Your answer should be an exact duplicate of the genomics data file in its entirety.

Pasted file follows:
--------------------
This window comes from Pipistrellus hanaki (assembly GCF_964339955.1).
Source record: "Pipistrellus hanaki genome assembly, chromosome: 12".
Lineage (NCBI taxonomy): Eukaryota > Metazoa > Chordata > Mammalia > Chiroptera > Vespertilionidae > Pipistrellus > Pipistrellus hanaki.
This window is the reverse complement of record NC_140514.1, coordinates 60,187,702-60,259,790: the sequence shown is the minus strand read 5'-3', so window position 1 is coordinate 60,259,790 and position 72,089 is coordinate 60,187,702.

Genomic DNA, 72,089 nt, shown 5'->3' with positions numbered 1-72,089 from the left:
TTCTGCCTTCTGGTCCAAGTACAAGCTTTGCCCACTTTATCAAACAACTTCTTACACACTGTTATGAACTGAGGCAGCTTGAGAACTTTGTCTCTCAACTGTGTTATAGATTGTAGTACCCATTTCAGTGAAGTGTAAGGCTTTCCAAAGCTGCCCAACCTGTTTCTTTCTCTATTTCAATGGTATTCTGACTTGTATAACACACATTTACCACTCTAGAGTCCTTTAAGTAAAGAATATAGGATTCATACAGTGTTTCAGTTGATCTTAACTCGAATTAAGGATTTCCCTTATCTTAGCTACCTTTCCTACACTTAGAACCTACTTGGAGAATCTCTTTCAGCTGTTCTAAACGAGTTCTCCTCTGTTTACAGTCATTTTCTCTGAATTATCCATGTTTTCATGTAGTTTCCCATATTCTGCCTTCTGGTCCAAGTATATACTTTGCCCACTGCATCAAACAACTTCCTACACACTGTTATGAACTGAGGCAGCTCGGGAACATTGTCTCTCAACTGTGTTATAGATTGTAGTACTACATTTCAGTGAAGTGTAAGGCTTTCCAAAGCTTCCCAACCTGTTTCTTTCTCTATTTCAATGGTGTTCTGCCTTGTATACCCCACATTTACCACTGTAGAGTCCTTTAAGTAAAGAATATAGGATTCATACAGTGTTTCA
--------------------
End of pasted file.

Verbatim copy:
This window comes from Pipistrellus hanaki (assembly GCF_964339955.1).
Source record: "Pipistrellus hanaki genome assembly, chromosome: 12".
Lineage (NCBI taxonomy): Eukaryota > Metazoa > Chordata > Mammalia > Chiroptera > Vespertilionidae > Pipistrellus > Pipistrellus hanaki.
This window is the reverse complement of record NC_140514.1, coordinates 60,187,702-60,259,790: the sequence shown is the minus strand read 5'-3', so window position 1 is coordinate 60,259,790 and position 72,089 is coordinate 60,187,702.

Genomic DNA, 72,089 nt, shown 5'->3' with positions numbered 1-72,089 from the left:
TTCTGCCTTCTGGTCCAAGTACAAGCTTTGCCCACTTTATCAAACAACTTCTTACACACTGTTATGAACTGAGGCAGCTTGAGAACTTTGTCTCTCAACTGTGTTATAGATTGTAGTACCCATTTCAGTGAAGTGTAAGGCTTTCCAAAGCTGCCCAACCTGTTTCTTTCTCTATTTCAATGGTATTCTGACTTGTATAACACACATTTACCACTCTAGAGTCCTTTAAGTAAAGAATATAGGATTCATACAGTGTTTCAGTTGATCTTAACTCGAATTAAGGATTTCCCTTATCTTAGCTACCTTTCCTACACTTAGAACCTACTTGGAGAATCTCTTTCAGCTGTTCTAAACGAGTTCTCCTCTGTTTACAGTCATTTTCTCTGAATTATCCATGTTTTCATGTAGTTTCCCATATTCTGCCTTCTGGTCCAAGTATATACTTTGCCCACTGCATCAAACAACTTCCTACACACTGTTATGAACTGAGGCAGCTCGGGAACATTGTCTCTCAACTGTGTTATAGATTGTAGTACTACATTTCAGTGAAGTGTAAGGCTTTCCAAAGCTTCCCAACCTGTTTCTTTCTCTATTTCAATGGTGTTCTGCCTTGTATACCCCACATTTACCACTGTAGAGTCCTTTAAGTAAAGAATATAGGATTCATACAGTGTTTCA